Associate Professor in Media and Communication, University of Leeds. She is a co-author of Political Culture and Media Genre: Beyond the News (2012) with Kay Richardson and John Corner. Along with Stephen Coleman and Giles Moss, she has co-edited a Festschrift for Jay G. Blumler, Can the Media Serve Democracy? (2015).
Section 8: Personality politics and popular culture
- A tale of two leadership campaigns
- Corbyn and his fans: post-truth, myth and Labour’s hollow defeat
- It’s the stans wot (nearly) won it
- Celebrities4Corbyn: continuity and change in Labour’s use of celebrities
- The othering and objectification of Diane Abbott MP
- “Theresa May for Britain”: a personal brand in search of personality
- Maybot, Mummy or Iron Lady? Loving and loathing Theresa May
- Politics, charisma, and the celebrity spectre of Nigel Farage
- Mainstream broadcast comedy and satire
- Sound bites: the music of Election 2017
During an election campaign political actors vie for attention and a distinctively managed form of visibility. In the age of digital media, the public image of the political leader is caught between ever-more tightly controlled staging of photo opportunities and the counter imaging practices of those hoping to reveal an unguarded moment, or who might create a fantasy mash-up version if such a moment does not exist. Controlling the ‘optics’ of the election is about hoping to influence value judgements, especially in relation to leadership qualities.
The 2017 general election campaign has been ‘, with the smaller parties and other usually prominent politicians side-lined in an election narrative centred on a choice between ‘him or her’. In calling a snap election Theresa May immediately occupied an advantageous position: with the authority of the Downing Street stage as her backdrop, she aimed to project herself as the embodiment of strong leadership. This was her message and she was going to stick to it. But May’s inflexible style soon led to a one-dimensional public image, as if she was a prisoner who could not escape the confines of a podium with placards held aloft behind her. When she did manage to escape she floundered and looked awkward in off-script moments. An early attempt at projecting ordinariness by eating a cone of chips was photoshopped to take that intended message to a wonderfully absurd level (Figure 1).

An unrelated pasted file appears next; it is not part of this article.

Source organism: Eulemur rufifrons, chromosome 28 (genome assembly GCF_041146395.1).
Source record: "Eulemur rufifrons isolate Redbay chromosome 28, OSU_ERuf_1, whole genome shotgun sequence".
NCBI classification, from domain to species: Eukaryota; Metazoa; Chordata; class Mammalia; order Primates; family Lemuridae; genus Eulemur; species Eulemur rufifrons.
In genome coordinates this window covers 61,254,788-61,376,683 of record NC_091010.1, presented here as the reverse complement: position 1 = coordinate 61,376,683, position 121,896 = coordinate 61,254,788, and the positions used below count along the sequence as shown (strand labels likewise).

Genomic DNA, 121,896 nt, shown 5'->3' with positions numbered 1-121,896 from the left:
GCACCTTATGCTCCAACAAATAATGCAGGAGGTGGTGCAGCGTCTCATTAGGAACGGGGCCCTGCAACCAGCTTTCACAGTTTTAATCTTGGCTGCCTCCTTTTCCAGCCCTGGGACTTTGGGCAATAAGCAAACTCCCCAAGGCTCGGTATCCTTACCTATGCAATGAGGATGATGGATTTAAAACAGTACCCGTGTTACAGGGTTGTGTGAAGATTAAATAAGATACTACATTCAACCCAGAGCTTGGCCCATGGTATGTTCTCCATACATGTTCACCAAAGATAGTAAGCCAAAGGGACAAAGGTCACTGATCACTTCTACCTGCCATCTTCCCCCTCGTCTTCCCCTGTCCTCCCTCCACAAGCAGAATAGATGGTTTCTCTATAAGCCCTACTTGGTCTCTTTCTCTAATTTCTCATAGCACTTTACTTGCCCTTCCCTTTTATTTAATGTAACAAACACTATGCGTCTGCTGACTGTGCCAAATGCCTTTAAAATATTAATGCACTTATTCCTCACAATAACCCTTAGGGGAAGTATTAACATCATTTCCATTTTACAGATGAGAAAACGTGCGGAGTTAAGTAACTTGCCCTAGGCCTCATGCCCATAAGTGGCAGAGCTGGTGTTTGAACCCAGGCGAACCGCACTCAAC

Contrast this with Labour offering not just a three-dimensional leader, but a 360 degree video of Jeremy Corbyn’s public addresses on their . In launching their use of 360 degree filming technology at major events, Corbyn stated ‘This is accessible, participatory politics for the 21st century’ and claimed that the immersive video enabled Facebook users to experience the event ‘as if they were there’. While such faith in the visual technology might be over-stated in that claim, the initiative skilfully aligned openness and visibility with honesty and accessibility. In terms of participatory visual politics, the memes and videos often produced by Momentum activists, in addition to interested supporters, captured the DIY aesthetic of ‘outsider’ Corbyn in an attractive and humorous way.
As the campaign progressed, the Labour leader attracted huge crowds at rallies, with Channel 4’s Michael Crick tweeting that Corbyn had probably addressed bigger meetings than any leader since Churchill (Figure 2). For viewers of such media reports, seeing large numbers of ordinary citizens mobilised in this way worked as visual evidence of his popularity. We might question whether these images merely represented the party faithful in safe Labour seats but this would be to miss their wider significance. The accumulative power of such visuals achieved something remarkable, cutting through the negativity of right-wing tabloid scenarios due to their effective harnessing of an authentic mood of positivity.
It would be simplistic to suggest that the sensational shift in the polls during the campaign, and specifically in the perceptions of the two leaders, can be explained away by reading the media images alone. But as Justin Lewis has , broadcast impartiality rules opened up the space for a more balanced approach to Corbyn, and so both an increased and fair-minded visibility worked in his favour, not enough to win the election but enough to reduce the Conservative majority in a dramatic political shock.
Outside No 10 on the morning of 9 June, the BBC’s political editor Laura Kuenssberg directly commented on the bad ‘optics’ of Theresa May staying holed up inside, that this would ‘not look good’. On one level this could be the frustration of a reporter who is waiting for the drama to unfold, but on another level it acknowledges the importance of been seenby and in the public. To take it a step further, we can think of the public as brought into being through attentive and participatory spectatorship; we want to see our leaders and see them interact with others like us and to feel a sense of recognition. Jeremy Corbyn got this, Theresa May did not.